After about eight months, Partner was laid off, as were a few others when the job ended. Fast forward twelve months, and he bumped into a former workmate who said one of the supervisors would like him to start work on the previous firm. So he did.

When he went to the office to sort his contract, he was told his name hadn’t been on the list of painters sent by the job centre. Hmmmm.

Fast forward another twelve months and that job finished so it’s unemployment time again, unless you count looking after the broken ankle woman as employment.

Construction sector

‘There’s a list,’ said a British pal. ‘There are construction jobs on there, ask about it at the job centre.’

So he did.

‘What list? There’s no list,’ said the jumped-up clerk employment advisor. ‘Go find a job on the street.’

We’d obviously got duff info from our contact, who is a pensioner anyway. Then Partner met a former workmate. Nice lad, Gibbo, good worker and very personable.

‘Oh, yeah. I got a job with this other firm. They got my name off the list.’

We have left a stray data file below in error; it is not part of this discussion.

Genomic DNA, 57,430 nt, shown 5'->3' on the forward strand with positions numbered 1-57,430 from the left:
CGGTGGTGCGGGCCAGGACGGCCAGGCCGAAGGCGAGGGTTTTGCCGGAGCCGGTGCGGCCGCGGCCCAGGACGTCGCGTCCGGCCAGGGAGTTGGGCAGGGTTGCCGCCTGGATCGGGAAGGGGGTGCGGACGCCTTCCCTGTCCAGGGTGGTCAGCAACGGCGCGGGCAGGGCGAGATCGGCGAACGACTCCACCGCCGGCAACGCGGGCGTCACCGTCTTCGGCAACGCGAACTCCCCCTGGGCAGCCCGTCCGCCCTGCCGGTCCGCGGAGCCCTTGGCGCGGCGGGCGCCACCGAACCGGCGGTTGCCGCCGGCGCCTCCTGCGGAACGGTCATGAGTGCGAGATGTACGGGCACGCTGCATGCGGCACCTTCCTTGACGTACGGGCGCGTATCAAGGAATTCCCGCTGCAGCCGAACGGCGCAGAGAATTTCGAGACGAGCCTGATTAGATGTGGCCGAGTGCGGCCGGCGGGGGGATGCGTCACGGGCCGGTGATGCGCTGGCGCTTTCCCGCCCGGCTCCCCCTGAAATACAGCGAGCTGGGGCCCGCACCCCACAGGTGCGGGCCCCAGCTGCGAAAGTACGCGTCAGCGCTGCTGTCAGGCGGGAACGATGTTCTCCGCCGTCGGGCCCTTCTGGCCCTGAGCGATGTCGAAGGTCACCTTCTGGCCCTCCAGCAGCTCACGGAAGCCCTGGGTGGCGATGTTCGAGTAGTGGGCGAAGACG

Not that all Gibbos are racist and discriminatory but if you don’t have a Gibbo surname … You ain’t going to make the non-existent list.

How about some more horror stories?

People being promised contracts in Gib, shipped in from outside in areas of zilch unemployment. When they get here, their pre-signed contracts are ripped up and they are given a newer one on a lower rate. What choice do they have? Oh, and it’s up to 12 hours a day six or seven days a week.

Then there was the worker who fell down a hole that shouldn’t have been there. They told him to get himself to hospital. Given that he couldn’t walk that was a tough call. They took him and dumped him at the bottom of the hospital steps, that he had to crawl up.

What about the scaffolding firms? Sack all the employees and tell them they can come back as self-employed. Meanwhile, for some reason, more and more Spanish scaffolding firms are seen around using Spanish labour while Gib firms are laying off local staff and going out of business.

My newshound on the street was chatting to a customer who is a staunch socialist. Apparently someone had come out of prison, set up a business and been given loads of work.

Lots of Gibraltarians are racist. Lots aren’t. Some like the British, ‘We wouldn’t be here without you. Franco would have rounded us up and put us in concentration camps.’